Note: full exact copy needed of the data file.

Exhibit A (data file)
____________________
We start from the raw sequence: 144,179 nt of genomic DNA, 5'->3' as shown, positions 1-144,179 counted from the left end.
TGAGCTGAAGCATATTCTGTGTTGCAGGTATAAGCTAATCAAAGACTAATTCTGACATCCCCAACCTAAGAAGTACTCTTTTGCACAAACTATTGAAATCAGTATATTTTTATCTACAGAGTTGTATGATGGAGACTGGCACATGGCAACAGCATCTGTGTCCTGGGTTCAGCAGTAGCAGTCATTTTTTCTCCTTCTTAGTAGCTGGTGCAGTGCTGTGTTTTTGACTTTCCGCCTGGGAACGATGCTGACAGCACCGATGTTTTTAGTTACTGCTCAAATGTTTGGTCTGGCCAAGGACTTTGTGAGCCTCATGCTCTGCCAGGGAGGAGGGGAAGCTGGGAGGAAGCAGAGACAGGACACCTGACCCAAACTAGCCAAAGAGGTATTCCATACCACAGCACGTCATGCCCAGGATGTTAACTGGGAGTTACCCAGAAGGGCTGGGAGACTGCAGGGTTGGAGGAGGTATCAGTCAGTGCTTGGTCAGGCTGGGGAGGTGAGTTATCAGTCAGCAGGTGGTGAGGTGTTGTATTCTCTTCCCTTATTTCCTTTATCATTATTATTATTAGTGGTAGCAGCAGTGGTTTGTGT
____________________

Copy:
We start from the raw sequence: 144,179 nt of genomic DNA, 5'->3' as shown, positions 1-144,179 counted from the left end.
TGAGCTGAAGCATATTCTGTGTTGCAGGTATAAGCTAATCAAAGACTAATTCTGACATCCCCAACCTAAGAAGTACTCTTTTGCACAAACTATTGAAATCAGTATATTTTTATCTACAGAGTTGTATGATGGAGACTGGCACATGGCAACAGCATCTGTGTCCTGGGTTCAGCAGTAGCAGTCATTTTTTCTCCTTCTTAGTAGCTGGTGCAGTGCTGTGTTTTTGACTTTCCGCCTGGGAACGATGCTGACAGCACCGATGTTTTTAGTTACTGCTCAAATGTTTGGTCTGGCCAAGGACTTTGTGAGCCTCATGCTCTGCCAGGGAGGAGGGGAAGCTGGGAGGAAGCAGAGACAGGACACCTGACCCAAACTAGCCAAAGAGGTATTCCATACCACAGCACGTCATGCCCAGGATGTTAACTGGGAGTTACCCAGAAGGGCTGGGAGACTGCAGGGTTGGAGGAGGTATCAGTCAGTGCTTGGTCAGGCTGGGGAGGTGAGTTATCAGTCAGCAGGTGGTGAGGTGTTGTATTCTCTTCCCTTATTTCCTTTATCATTATTATTATTAGTGGTAGCAGCAGTGGTTTGTGT